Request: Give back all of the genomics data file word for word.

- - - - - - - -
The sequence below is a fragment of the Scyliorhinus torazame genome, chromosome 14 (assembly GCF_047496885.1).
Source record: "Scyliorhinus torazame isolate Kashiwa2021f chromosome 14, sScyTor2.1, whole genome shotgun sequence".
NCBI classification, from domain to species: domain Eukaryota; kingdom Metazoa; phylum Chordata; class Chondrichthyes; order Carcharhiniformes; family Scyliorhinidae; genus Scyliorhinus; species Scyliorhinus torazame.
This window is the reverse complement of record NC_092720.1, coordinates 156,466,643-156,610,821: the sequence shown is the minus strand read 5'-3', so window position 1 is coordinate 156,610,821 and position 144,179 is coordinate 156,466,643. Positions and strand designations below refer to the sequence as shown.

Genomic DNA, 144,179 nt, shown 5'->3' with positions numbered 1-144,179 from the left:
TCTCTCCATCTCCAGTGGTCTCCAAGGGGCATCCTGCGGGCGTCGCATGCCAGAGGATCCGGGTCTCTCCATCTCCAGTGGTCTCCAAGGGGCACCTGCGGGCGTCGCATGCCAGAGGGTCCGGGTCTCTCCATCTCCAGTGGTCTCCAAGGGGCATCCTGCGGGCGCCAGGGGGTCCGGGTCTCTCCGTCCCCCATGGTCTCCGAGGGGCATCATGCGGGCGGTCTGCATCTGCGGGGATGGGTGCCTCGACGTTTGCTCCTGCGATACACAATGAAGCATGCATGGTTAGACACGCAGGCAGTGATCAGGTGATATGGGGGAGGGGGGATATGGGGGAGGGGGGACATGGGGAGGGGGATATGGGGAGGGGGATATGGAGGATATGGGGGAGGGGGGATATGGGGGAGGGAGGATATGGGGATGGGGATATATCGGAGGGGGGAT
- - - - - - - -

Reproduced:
The sequence below is a fragment of the Scyliorhinus torazame genome, chromosome 14 (assembly GCF_047496885.1).
Source record: "Scyliorhinus torazame isolate Kashiwa2021f chromosome 14, sScyTor2.1, whole genome shotgun sequence".
NCBI classification, from domain to species: domain Eukaryota; kingdom Metazoa; phylum Chordata; class Chondrichthyes; order Carcharhiniformes; family Scyliorhinidae; genus Scyliorhinus; species Scyliorhinus torazame.
This window is the reverse complement of record NC_092720.1, coordinates 156,466,643-156,610,821: the sequence shown is the minus strand read 5'-3', so window position 1 is coordinate 156,610,821 and position 144,179 is coordinate 156,466,643. Positions and strand designations below refer to the sequence as shown.

Genomic DNA, 144,179 nt, shown 5'->3' with positions numbered 1-144,179 from the left:
TCTCTCCATCTCCAGTGGTCTCCAAGGGGCATCCTGCGGGCGTCGCATGCCAGAGGATCCGGGTCTCTCCATCTCCAGTGGTCTCCAAGGGGCACCTGCGGGCGTCGCATGCCAGAGGGTCCGGGTCTCTCCATCTCCAGTGGTCTCCAAGGGGCATCCTGCGGGCGCCAGGGGGTCCGGGTCTCTCCGTCCCCCATGGTCTCCGAGGGGCATCATGCGGGCGGTCTGCATCTGCGGGGATGGGTGCCTCGACGTTTGCTCCTGCGATACACAATGAAGCATGCATGGTTAGACACGCAGGCAGTGATCAGGTGATATGGGGGAGGGGGGATATGGGGGAGGGGGGACATGGGGAGGGGGATATGGGGAGGGGGATATGGAGGATATGGGGGAGGGGGGATATGGGGGAGGGAGGATATGGGGATGGGGATATATCGGAGGGGGGAT